"Therefore, the history of tradition, whose heart is the Liturgy, is the place where the will of Christ the founder was manifested and was implemented by church leaders under the action of the Holy Spirit. As a consequence, the history of the Liturgy must be known to church leaders, but it also interests believers eager to know the foundations of their faith."

I whole heartedly agree with this. The Holy Spirit speaks through the Liturgy, even uses the Liturgy to prepare Catholics for whatever the world may be ready to throw at 'em. (An example, the Golden Age of the Liturgy, was precisely when the various Germanic tribes was causing much chaos in Western Europe).
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17 of 18 people found the following review helpful By John A Lee III on June 14, 2005
Format: Paperback Verified Purchase
This little volume is written by a Roman Catholic from a Roman point of view but will be of interest to anyone interested in the development of Christian liturgy. It does no go over much into a description of the conduct of the rites themselves but instead describes their context, what prompted various practices and how those practices changed over time.

After a brief introduction, the author breaks his narrative into several distinct phases. These include Apostolic times, the period before Christianity was tolerated, the period when Christianity became "Official", and the later medieval period. Some information is given on the Vatican II reforms but this is not a major part of the book. Likewise, some attention is given to Eastern Orthodox practice early on but this subsides with the historical schism of the church and Easter rites are mentioned only in passing later on.

Very little will be found in here on Protestant practices but that does not stop the book from being useful to Protestants with an interest in liturgy. In the first place, it is well written and in the second, most of what is examined comes from a common heritage before the Reformation. There will even be found a few snippets that would seem to favor some modern Protestant practice over current Roman practice though they are not presented in this manner. (Unction comes immediately to mind.)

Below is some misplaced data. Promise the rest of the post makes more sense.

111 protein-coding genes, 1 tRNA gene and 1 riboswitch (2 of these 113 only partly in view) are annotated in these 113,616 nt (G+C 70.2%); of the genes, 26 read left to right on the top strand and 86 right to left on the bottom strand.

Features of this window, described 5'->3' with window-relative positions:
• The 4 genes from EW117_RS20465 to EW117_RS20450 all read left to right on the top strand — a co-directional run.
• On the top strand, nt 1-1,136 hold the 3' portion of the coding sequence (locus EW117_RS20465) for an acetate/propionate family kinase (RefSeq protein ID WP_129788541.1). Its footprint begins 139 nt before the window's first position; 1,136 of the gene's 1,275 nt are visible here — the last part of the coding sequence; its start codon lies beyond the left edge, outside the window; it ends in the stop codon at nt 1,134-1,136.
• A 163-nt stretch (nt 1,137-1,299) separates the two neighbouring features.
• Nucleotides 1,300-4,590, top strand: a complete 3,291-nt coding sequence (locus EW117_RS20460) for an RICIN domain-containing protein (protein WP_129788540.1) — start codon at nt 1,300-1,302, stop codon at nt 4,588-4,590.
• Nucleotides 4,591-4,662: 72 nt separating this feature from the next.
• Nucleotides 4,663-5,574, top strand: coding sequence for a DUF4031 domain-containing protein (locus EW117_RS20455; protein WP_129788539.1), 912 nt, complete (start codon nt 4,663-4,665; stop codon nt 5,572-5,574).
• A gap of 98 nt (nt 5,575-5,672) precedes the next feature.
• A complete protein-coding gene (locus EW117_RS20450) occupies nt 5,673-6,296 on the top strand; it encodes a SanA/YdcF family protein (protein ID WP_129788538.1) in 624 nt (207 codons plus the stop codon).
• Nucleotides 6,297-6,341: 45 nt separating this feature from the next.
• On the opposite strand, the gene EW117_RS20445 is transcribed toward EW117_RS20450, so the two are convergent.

This volume does not presuppose a high level of training. Any person who has a basic familiarity with the practices of Christian worship should be able to follow along.
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8 of 8 people found the following review helpful By B. Maher on February 11, 2010
Format: Paperback
In getting through his book, it was easy to note his personal liturgical biases. It began early in the text when it became obvious that he had repeatedly changed quotes of Church Father and various documents to exclude words such as "he", "man" and "mankind"; I can get past that, especially because of the frequency of such things these days. He spent the first 120 pages of the text on roughly the first 400 years of the Church and her liturgy in that period. I found it to be helpful in understanding what had taken place in that age. However, the following 1600 years were quickly passed over in 26 pages and essentially described as an age of degradation of the liturgy and an absolute neglect of the people of God. I would caution any reader to be careful in taking in too much of what the author says on that point (I would suggest stopping the book at the end of Chapter 4). To get a better view of the development of the liturgy over the years after that, I would suggest turning to Dr. Alcuin Reid's 'The Organic Development of the Liturgy'.